Two Saturdays ago, four of us guys from church went on an trip usually more associated with younger boys, more the likes of the title of this post. Friends Joe and Nate had built a raft last summer, and I and another friend, Rob, got to join them for the last trip of the summer down the Grand River on an overnight jaunt. This raft does not resemble anything of what Tom or Huck would have traveled on. Nate has a business where he gets sheets of styrofoam in bulk, and after glueing together large slabs, they sheathed it in plywood and 2x4's, and then built a counter and upper platform. It's unsinkable, and to un-experienced rafters not too bad to maneuvre.
It was a great evening, the best spot being seated in a chair up on the "upper deck", peacefully floating down the river.
|Nate's got the best seat on the raft.|
We set out from the boat ramp by Cockshutt Park thanks to Pete, Dan B, Ian and Hammy at various points in the journey. The groups of people fishing or watching us embark took more than a second look at the less than typical vessel, compared to the usual canoes and kayaks which frequent the river that is.
|Approaching Colbourne Street South bridge and "the rapids"|
As we started our slow meander down the river, we floated past an Osprey, a number of shore birds, herons, and then saw two dear in the water, who were probably thinking of crossing. They let us approach quite close until they thought better, put up their white alert flags, and "high tailed" it up the bank into the long grass.
|White-tailed Deer does.|
Through out the evening, we pushed all the great blue herons downstream along the stretch of the river we ran. Quietly they'd pump their large wings and labour up and away, gliding to what they assumed would be a serene place to hunt, only to be disturbed again a short while later.
|Compulsory group shot on the bow of the vessel.|
We got some swimming in, a good swing on an old rope swing, and fishing for all but one of us was successful.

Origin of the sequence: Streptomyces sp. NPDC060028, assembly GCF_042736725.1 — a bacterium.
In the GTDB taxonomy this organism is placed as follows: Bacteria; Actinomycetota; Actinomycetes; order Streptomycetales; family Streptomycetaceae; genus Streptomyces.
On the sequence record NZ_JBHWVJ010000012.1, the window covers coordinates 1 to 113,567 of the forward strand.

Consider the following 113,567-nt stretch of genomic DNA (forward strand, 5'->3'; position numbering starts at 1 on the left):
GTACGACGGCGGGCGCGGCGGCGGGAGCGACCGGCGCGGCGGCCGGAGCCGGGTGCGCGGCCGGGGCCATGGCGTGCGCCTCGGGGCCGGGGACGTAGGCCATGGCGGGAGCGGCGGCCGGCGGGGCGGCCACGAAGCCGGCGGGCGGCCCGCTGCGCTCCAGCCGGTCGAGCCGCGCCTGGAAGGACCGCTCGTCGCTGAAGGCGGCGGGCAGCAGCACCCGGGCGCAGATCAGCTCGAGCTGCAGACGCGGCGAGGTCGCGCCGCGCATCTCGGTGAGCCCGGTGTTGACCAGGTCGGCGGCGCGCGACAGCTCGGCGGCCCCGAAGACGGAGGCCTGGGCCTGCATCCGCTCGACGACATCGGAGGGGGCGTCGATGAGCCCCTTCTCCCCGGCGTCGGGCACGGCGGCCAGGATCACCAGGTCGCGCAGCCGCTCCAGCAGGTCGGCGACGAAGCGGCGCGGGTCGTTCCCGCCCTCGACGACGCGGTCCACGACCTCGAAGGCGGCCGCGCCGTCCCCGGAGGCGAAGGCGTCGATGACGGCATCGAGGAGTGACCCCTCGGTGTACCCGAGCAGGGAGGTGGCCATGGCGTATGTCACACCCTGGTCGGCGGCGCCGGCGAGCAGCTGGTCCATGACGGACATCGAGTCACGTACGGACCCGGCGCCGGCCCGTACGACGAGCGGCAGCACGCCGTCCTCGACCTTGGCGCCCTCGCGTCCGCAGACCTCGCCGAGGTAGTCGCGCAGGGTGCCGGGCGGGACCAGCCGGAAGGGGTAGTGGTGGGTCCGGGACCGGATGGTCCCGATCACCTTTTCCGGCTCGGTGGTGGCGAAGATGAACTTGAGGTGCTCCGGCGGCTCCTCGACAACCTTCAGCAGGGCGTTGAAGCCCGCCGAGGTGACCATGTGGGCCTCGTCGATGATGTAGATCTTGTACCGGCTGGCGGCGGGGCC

As it got darker, we enjoyed a fire on the raft and roasted sausages, then sat and chatted and fished the night away. We poled around the rocks in the dark, some with more ease than others. Some unnamed members of the group figured it was better not to have a look-out on the top level providing free and helpful directions. One unannounced rock nearly succeeded in sending the "blind" polers over board. I'm still not sure how they recovered - the scene from our vantage above was lots of flying arms and legs and chairs on the very edge of the raft as we jolted to an instant stop, all with a burning fire right in the midst.
Through the dark, the previously quiet herons, squawked at our approach, voicing their annoyance at having to leave their chosen roosts for the night. They have nothing of a complimentary sound, that's for sure, probably suiting their mood at that point.
We tied off to an overhanging tree and floated on the river for the night. After a night on top of the platform, racoons on the shore making a ruckus, and the dew soaking me pretty well through, I think maybe I got about a total of 2hrs sleep. Morning's light woke us at about 5:00am. We let loose our moorings and headed out for another few hours of fishing, relaxation and peaceful floating, or poling where the current wasn't strong enough to move us at all.
After a combined 6.5hrs of actual rafting, we pulled out at a small boat launch at the end of Beach Road towards the eastern side of Brantford. You wouldn't think it would take this long, but the River meanders quite a bit. Also, for about an hour or more of the evening, it seemed the last street light on River Road and Baldwin Ave had a strange pull on us, letting us slowly away then reeling us back towards it. Once the culprit wind finally died down enough to let the will of the river overcome the force of the breeze, we finally made progress again.
The trip was a great time, and a unique way to spend a night and see the river. The one "dissappointment" I had was the promised beaver's boldness in the night. Others, including some groups of girls from the church, have gone rafting before and had beavers (and strange men!) approach right against the raft at night. We saw them, heard the slap of their tails in warning once or twice, but nothing like the girls had.
Next summer again guys?!?